Friday, September 10, 2010

Stripping the light fantastic

The perfect combination of wet weather followed by drying periods allowed for growing season fires on glades recently. Verging on wildfire conditions, August was a bust for burning off glades in much of the Ozarks, but the rains associated with the recent Gulf hurricanes came in just in time.

Growing season burns on glades after a 2 inch rain event do not result in a slicked off, clean, blackened landscape, but one with a patchy mosaic of burned and unburned vegetation.

With warm and sunny days on the horizon, the little singed tufts of little bluestem will likely sprout anew, and a handful of early spring wildflowers may return on the scene in these areas. The diversity of a fire regime--varying the season, intensity and frequency of fire implementation--remains one of the most important facets of emulating natural disturbance factors necessary to restore healthy, viable ecosystems.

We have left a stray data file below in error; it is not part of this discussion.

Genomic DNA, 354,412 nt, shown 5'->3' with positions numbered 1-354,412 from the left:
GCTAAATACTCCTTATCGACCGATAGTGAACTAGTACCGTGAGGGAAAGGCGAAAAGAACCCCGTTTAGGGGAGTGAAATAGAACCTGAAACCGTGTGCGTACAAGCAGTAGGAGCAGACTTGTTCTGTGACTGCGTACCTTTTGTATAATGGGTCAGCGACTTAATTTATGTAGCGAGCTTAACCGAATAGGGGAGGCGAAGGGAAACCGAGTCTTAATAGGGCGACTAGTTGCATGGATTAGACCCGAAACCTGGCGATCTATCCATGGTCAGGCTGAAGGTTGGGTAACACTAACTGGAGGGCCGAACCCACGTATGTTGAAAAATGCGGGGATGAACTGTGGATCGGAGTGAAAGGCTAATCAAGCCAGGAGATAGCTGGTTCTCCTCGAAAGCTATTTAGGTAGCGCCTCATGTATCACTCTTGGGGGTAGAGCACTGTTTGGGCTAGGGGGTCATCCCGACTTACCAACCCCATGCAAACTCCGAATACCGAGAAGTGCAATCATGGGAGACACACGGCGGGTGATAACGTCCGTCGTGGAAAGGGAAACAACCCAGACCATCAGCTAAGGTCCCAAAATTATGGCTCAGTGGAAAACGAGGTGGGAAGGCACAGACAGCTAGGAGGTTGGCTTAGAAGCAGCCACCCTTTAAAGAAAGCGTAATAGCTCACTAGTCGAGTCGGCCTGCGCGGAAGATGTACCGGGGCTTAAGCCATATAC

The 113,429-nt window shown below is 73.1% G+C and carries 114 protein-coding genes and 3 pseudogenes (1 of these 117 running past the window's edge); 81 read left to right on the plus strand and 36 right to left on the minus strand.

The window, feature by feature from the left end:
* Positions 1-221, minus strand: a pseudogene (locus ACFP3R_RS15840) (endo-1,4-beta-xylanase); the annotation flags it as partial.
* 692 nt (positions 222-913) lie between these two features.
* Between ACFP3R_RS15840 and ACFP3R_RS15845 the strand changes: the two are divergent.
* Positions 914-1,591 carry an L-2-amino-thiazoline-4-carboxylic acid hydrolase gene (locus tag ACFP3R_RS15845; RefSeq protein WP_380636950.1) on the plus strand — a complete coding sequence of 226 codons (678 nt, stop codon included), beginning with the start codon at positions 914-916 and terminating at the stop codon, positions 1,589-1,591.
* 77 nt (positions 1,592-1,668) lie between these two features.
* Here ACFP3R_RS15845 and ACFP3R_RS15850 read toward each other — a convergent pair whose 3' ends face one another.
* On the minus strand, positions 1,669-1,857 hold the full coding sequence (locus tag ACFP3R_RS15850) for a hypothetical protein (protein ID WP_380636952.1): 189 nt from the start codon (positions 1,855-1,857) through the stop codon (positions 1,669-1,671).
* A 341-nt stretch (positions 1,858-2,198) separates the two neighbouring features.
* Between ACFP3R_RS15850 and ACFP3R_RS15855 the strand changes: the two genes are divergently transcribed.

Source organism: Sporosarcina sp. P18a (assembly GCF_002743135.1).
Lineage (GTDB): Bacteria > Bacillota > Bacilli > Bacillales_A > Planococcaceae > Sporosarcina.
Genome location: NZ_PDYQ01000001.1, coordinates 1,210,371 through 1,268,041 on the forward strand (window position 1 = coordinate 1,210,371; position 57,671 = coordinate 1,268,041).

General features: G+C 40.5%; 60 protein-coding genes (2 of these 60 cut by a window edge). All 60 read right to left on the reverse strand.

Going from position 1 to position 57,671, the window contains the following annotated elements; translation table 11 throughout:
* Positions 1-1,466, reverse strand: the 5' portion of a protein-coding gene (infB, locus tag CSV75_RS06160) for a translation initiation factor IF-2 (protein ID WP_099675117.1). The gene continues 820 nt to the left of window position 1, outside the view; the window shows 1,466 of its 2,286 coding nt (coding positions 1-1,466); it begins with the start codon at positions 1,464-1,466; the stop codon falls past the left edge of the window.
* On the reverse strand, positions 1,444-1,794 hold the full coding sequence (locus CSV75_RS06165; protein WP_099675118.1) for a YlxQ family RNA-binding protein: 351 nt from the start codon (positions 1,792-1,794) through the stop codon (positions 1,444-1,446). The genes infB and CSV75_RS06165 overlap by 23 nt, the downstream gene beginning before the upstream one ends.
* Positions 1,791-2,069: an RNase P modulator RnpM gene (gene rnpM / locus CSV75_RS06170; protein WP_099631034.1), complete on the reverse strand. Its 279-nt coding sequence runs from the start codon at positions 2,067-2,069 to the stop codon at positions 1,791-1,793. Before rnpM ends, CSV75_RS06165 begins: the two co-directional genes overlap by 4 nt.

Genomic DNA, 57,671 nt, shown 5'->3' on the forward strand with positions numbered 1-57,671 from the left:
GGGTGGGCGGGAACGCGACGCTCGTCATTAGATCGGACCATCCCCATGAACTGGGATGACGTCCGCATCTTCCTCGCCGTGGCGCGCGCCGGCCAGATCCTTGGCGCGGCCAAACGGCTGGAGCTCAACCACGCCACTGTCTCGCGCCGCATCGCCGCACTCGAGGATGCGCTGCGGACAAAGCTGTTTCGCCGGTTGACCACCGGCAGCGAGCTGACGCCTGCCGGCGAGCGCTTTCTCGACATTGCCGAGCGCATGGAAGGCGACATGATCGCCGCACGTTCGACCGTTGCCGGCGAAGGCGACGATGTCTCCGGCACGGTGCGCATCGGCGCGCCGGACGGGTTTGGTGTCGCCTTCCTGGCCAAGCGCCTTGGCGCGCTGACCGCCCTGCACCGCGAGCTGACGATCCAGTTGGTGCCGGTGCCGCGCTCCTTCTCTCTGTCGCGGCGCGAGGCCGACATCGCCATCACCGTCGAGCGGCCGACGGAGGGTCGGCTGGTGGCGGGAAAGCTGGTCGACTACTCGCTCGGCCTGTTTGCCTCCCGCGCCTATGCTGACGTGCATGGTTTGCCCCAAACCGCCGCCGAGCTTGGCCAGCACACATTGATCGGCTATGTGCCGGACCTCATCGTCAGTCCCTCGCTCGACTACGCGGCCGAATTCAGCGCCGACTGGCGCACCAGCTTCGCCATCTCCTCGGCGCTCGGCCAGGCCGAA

Knowing that a little fire on a healthy landscape in early September will have positive implications for next spring's bloom cycles, that mimicking the very natural processes that gave rise to the heterogeneous mix of native vegetation will positively impact the entire system (however fragmented it is now) is a very good thing.

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